Southern Baptist Convention President J.D. Greear Responds to Critics After Attending Trump’s Evangelical Dinner at White House

Southern Baptist Convention President J.D. Greear smiles as he attends a dinner with about 100 other evangelical leaders and their spouses at the White House in Washington on Aug. 27, 2018.

Southern Baptist Convention President J.D. Greear has explained why he chose to attend last night’s White House dinner to honor evangelical leaders despite his calls for the denomination to decouple itself from political partisanship.

As about 100 evangelical leaders and their wives attended the state-like dinner in Washington, D.C., there were some new faces in the crowd of pastors, evangelists and activists who had not previously engaged with the administration in a public manner.

Greear, who became the youngest SBC president in history this summer, was one who seemed to some critics to be a bit out of place because he represents a more progressive strain within the SBC and has decried Church entanglement with political parties.

Greear has also warned against church leaders declaring “a particular political strategy as God’s.”

Considering that President Donald Trump and first lady Melania Trump were given a Bible signed by evangelical leaders that had an inscription that reads “History will record the greatness that you have brought for generations,” Greear felt the need to detail his involvement at the dinner.

“I received an invitation from the White House to attend a dinner in which the administration would address faith leaders. I weigh every decision carefully and consulted with a number of leaders across the political spectrum,” Greear said in a statement. “In this case, I chose to attend in order to listen and meet other leaders and offer perspective where asked.”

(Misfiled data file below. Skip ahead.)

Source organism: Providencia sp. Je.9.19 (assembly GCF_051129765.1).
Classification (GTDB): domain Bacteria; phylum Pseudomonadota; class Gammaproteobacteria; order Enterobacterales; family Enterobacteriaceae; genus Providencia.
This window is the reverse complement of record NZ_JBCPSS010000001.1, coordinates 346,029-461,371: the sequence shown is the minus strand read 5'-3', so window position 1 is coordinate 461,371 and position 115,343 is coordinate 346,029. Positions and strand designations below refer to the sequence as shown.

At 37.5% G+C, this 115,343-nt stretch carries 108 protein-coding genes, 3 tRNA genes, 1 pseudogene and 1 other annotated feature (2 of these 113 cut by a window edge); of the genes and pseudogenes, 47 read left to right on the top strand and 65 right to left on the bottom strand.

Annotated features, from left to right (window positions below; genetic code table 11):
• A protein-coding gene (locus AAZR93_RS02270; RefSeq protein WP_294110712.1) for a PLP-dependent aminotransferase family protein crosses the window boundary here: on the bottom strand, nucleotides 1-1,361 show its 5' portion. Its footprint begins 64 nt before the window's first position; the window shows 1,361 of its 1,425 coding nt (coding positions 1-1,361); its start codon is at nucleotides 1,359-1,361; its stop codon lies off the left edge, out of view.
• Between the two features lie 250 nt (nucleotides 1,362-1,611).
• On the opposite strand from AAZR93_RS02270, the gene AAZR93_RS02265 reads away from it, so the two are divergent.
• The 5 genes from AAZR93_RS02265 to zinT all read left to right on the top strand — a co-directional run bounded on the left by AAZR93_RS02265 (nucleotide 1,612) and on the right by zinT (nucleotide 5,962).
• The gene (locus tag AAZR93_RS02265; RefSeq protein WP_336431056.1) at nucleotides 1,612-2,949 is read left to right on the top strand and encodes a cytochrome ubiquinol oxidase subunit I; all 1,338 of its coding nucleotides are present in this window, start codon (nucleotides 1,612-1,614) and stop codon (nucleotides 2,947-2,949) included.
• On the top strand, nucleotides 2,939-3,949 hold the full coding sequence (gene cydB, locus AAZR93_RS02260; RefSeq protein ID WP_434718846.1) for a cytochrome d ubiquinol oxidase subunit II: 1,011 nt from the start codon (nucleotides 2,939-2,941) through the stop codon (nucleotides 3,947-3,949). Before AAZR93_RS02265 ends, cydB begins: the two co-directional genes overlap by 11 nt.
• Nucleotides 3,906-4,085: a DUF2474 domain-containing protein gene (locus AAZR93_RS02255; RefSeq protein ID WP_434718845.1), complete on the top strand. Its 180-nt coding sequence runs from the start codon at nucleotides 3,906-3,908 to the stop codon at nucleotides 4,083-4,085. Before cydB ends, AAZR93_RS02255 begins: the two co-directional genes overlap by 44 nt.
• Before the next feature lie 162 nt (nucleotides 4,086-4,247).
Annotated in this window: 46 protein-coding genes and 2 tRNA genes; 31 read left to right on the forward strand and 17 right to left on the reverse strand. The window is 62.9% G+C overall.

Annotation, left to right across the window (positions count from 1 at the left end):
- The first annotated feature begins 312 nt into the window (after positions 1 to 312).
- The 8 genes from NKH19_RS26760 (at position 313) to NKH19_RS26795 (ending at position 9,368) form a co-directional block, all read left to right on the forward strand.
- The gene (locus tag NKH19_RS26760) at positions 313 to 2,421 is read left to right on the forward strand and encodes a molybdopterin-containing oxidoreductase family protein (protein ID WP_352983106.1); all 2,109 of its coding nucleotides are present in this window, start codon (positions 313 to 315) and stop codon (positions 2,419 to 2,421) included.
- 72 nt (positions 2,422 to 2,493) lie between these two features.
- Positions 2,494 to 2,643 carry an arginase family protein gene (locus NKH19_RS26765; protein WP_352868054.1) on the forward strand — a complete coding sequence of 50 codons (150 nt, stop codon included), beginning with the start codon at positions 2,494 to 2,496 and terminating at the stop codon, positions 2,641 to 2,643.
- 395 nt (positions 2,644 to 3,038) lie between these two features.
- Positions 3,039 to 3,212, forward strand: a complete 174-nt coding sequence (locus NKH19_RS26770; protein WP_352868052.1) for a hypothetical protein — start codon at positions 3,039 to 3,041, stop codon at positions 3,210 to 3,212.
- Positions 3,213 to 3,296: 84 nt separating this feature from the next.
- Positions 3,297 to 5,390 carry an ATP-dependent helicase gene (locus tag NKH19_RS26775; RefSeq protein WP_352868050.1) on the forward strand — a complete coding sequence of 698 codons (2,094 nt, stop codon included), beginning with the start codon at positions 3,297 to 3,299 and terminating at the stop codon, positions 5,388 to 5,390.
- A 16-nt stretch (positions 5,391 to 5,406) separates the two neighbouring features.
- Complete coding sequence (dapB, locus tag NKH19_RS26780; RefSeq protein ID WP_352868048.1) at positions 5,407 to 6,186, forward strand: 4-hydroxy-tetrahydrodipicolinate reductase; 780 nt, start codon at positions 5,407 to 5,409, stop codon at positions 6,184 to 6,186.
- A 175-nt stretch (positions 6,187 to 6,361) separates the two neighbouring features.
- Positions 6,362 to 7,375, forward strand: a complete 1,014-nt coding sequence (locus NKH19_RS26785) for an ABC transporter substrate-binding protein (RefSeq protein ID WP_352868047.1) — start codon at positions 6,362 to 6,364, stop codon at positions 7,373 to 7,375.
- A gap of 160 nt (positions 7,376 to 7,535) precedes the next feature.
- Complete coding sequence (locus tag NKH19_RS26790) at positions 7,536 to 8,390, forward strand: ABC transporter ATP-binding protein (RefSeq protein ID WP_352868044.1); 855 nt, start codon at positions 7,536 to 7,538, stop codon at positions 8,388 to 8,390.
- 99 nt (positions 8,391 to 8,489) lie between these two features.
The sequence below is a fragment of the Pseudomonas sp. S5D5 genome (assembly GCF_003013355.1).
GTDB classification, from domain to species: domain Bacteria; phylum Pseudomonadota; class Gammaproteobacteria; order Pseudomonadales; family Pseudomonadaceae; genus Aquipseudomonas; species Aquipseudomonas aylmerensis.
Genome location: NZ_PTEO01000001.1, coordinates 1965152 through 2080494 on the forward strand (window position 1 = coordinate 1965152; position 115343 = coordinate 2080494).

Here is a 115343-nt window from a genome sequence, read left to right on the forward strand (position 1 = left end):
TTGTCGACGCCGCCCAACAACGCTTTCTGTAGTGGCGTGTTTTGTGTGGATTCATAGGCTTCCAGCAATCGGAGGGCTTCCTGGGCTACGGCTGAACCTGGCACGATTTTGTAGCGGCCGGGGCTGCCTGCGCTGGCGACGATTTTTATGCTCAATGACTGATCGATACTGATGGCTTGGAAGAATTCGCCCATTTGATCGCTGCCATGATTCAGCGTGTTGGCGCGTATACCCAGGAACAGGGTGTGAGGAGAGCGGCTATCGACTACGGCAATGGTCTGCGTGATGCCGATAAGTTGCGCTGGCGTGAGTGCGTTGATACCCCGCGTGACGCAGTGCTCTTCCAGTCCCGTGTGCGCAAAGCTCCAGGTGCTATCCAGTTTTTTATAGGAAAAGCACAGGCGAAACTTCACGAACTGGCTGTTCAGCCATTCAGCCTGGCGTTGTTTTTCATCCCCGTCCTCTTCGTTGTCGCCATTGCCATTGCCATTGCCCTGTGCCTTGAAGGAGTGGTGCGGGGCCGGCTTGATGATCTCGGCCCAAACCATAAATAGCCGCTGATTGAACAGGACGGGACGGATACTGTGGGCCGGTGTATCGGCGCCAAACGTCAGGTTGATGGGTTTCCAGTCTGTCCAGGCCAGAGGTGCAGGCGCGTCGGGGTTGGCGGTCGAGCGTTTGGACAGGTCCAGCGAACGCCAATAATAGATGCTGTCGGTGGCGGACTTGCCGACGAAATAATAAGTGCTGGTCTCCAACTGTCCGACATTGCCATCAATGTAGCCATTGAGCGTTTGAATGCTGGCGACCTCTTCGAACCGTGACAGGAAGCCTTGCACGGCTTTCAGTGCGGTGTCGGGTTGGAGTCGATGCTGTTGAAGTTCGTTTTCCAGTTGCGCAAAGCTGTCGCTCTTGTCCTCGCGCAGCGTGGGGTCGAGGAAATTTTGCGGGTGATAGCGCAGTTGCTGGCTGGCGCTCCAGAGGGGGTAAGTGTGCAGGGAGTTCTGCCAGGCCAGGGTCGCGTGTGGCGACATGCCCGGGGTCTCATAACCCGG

Greear explained that being a witness in the public square “requires some presence in it.” However, Greear assured that he is “as committed as ever to decoupling the Church from partisan politics.”

“[M]y desire for the SBC remains what it always has been — promoting a culture in which the Gospel is above all,” the 45-year-old pastor of The Summit Church in Durham, North Carolina, wrote. “Sometimes we have to step out of our comfort zones for the sake of the Gospel.”

Responding to the fact that the Trumps were presented with a Bible signed by many of the leaders in attendance during the event, Greear assured that he did not sign the Bible.

“I was not asked and was not aware it was being given,” he explained in his statement.

During the dinner, over a dozen evangelical leaders spoke about how much they appreciate how quickly the Trump administration has acted to progress many items on the social conservative agenda involving issues like abortion, religious freedom, the embassy in Jerusalem and global persecution. Some voiced concern about the need for “vigilance” heading into the 2018 midterms.

Greear expanded on his position on the Trump administration in an email to The New Yorker.

“One person said to me, ‘I know that when you elect a President, we are electing a thousand people (in the form of judges and executive officials),'” Greear was quoted as writing. “I don’t really care for Trump, but I like the thousand that I think will come with him more than the thousand Hillary Clinton has promised she will bring with her.'”

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SOURCE: Christian Post, Samuel Smith